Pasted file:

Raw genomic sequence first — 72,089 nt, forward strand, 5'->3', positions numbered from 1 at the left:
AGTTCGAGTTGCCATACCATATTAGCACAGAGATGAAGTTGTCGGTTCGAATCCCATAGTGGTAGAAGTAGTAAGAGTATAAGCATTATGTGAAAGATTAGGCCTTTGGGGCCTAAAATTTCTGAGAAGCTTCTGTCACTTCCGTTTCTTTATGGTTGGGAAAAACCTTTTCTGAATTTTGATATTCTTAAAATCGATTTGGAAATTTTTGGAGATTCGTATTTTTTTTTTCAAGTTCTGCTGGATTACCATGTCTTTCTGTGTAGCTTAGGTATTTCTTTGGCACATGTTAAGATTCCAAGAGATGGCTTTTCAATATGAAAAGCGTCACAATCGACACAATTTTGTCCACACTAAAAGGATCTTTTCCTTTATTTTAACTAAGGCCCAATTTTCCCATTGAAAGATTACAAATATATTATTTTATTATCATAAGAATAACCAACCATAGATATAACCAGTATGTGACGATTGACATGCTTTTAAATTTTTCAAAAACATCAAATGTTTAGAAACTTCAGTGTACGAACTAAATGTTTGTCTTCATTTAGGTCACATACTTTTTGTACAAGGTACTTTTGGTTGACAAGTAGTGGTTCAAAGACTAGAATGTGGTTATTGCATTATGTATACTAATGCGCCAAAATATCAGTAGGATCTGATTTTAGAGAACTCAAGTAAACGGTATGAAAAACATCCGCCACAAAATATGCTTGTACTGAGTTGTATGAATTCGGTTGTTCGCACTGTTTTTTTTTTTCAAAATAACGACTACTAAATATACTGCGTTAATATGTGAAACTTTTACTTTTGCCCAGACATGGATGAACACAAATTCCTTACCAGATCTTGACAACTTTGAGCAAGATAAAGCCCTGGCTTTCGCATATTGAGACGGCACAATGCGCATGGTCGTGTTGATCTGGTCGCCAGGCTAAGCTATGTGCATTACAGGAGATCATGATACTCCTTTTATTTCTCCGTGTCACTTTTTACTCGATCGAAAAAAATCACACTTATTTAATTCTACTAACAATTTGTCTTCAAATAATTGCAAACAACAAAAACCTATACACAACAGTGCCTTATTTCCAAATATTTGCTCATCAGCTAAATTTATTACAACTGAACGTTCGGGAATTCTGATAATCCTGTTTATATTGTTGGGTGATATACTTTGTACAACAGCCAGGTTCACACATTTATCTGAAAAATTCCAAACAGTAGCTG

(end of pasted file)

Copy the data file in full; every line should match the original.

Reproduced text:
Raw genomic sequence first — 72,089 nt, forward strand, 5'->3', positions numbered from 1 at the left:
AGTTCGAGTTGCCATACCATATTAGCACAGAGATGAAGTTGTCGGTTCGAATCCCATAGTGGTAGAAGTAGTAAGAGTATAAGCATTATGTGAAAGATTAGGCCTTTGGGGCCTAAAATTTCTGAGAAGCTTCTGTCACTTCCGTTTCTTTATGGTTGGGAAAAACCTTTTCTGAATTTTGATATTCTTAAAATCGATTTGGAAATTTTTGGAGATTCGTATTTTTTTTTTCAAGTTCTGCTGGATTACCATGTCTTTCTGTGTAGCTTAGGTATTTCTTTGGCACATGTTAAGATTCCAAGAGATGGCTTTTCAATATGAAAAGCGTCACAATCGACACAATTTTGTCCACACTAAAAGGATCTTTTCCTTTATTTTAACTAAGGCCCAATTTTCCCATTGAAAGATTACAAATATATTATTTTATTATCATAAGAATAACCAACCATAGATATAACCAGTATGTGACGATTGACATGCTTTTAAATTTTTCAAAAACATCAAATGTTTAGAAACTTCAGTGTACGAACTAAATGTTTGTCTTCATTTAGGTCACATACTTTTTGTACAAGGTACTTTTGGTTGACAAGTAGTGGTTCAAAGACTAGAATGTGGTTATTGCATTATGTATACTAATGCGCCAAAATATCAGTAGGATCTGATTTTAGAGAACTCAAGTAAACGGTATGAAAAACATCCGCCACAAAATATGCTTGTACTGAGTTGTATGAATTCGGTTGTTCGCACTGTTTTTTTTTTTCAAAATAACGACTACTAAATATACTGCGTTAATATGTGAAACTTTTACTTTTGCCCAGACATGGATGAACACAAATTCCTTACCAGATCTTGACAACTTTGAGCAAGATAAAGCCCTGGCTTTCGCATATTGAGACGGCACAATGCGCATGGTCGTGTTGATCTGGTCGCCAGGCTAAGCTATGTGCATTACAGGAGATCATGATACTCCTTTTATTTCTCCGTGTCACTTTTTACTCGATCGAAAAAAATCACACTTATTTAATTCTACTAACAATTTGTCTTCAAATAATTGCAAACAACAAAAACCTATACACAACAGTGCCTTATTTCCAAATATTTGCTCATCAGCTAAATTTATTACAACTGAACGTTCGGGAATTCTGATAATCCTGTTTATATTGTTGGGTGATATACTTTGTACAACAGCCAGGTTCACACATTTATCTGAAAAATTCCAAACAGTAGCTG